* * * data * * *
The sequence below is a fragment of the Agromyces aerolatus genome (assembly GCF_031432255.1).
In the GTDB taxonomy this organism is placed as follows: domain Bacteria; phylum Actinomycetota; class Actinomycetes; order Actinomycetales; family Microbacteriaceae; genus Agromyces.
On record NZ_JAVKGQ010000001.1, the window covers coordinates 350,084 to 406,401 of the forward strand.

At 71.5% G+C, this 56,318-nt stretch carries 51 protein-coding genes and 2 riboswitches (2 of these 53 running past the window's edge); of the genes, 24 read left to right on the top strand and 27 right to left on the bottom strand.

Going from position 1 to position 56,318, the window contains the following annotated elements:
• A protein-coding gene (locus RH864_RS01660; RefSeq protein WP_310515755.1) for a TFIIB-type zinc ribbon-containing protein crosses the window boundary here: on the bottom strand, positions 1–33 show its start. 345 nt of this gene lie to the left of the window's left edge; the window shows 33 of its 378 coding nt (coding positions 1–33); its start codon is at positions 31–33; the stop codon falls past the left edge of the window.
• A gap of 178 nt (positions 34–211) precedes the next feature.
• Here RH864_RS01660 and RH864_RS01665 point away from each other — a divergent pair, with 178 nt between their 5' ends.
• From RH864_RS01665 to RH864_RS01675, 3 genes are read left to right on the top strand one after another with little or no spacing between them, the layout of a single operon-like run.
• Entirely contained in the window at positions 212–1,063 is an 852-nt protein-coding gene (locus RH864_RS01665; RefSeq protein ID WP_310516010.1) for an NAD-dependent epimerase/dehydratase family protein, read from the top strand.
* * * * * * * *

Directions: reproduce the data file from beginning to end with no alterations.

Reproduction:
The sequence below is a fragment of the Agromyces aerolatus genome (assembly GCF_031432255.1).
In the GTDB taxonomy this organism is placed as follows: domain Bacteria; phylum Actinomycetota; class Actinomycetes; order Actinomycetales; family Microbacteriaceae; genus Agromyces.
On record NZ_JAVKGQ010000001.1, the window covers coordinates 350,084 to 406,401 of the forward strand.

At 71.5% G+C, this 56,318-nt stretch carries 51 protein-coding genes and 2 riboswitches (2 of these 53 running past the window's edge); of the genes, 24 read left to right on the top strand and 27 right to left on the bottom strand.

Going from position 1 to position 56,318, the window contains the following annotated elements:
• A protein-coding gene (locus RH864_RS01660; RefSeq protein WP_310515755.1) for a TFIIB-type zinc ribbon-containing protein crosses the window boundary here: on the bottom strand, positions 1–33 show its start. 345 nt of this gene lie to the left of the window's left edge; the window shows 33 of its 378 coding nt (coding positions 1–33); its start codon is at positions 31–33; the stop codon falls past the left edge of the window.
• A gap of 178 nt (positions 34–211) precedes the next feature.
• Here RH864_RS01660 and RH864_RS01665 point away from each other — a divergent pair, with 178 nt between their 5' ends.
• From RH864_RS01665 to RH864_RS01675, 3 genes are read left to right on the top strand one after another with little or no spacing between them, the layout of a single operon-like run.
• Entirely contained in the window at positions 212–1,063 is an 852-nt protein-coding gene (locus RH864_RS01665; RefSeq protein ID WP_310516010.1) for an NAD-dependent epimerase/dehydratase family protein, read from the top strand.